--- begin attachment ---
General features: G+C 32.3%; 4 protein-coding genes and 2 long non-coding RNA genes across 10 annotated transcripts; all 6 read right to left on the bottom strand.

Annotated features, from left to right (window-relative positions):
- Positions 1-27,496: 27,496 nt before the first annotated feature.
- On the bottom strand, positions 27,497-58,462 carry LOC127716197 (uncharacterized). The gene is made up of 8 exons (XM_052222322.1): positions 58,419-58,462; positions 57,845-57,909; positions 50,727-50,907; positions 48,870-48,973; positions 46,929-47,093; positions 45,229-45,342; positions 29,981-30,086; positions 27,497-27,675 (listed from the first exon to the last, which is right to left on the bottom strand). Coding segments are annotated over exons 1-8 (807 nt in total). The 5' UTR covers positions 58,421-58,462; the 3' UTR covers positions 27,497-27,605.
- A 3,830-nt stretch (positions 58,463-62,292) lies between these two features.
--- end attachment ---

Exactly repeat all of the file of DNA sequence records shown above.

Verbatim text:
General features: G+C 32.3%; 4 protein-coding genes and 2 long non-coding RNA genes across 10 annotated transcripts; all 6 read right to left on the bottom strand.

Annotated features, from left to right (window-relative positions):
- Positions 1-27,496: 27,496 nt before the first annotated feature.
- On the bottom strand, positions 27,497-58,462 carry LOC127716197 (uncharacterized). The gene is made up of 8 exons (XM_052222322.1): positions 58,419-58,462; positions 57,845-57,909; positions 50,727-50,907; positions 48,870-48,973; positions 46,929-47,093; positions 45,229-45,342; positions 29,981-30,086; positions 27,497-27,675 (listed from the first exon to the last, which is right to left on the bottom strand). Coding segments are annotated over exons 1-8 (807 nt in total). The 5' UTR covers positions 58,421-58,462; the 3' UTR covers positions 27,497-27,605.
- A 3,830-nt stretch (positions 58,463-62,292) lies between these two features.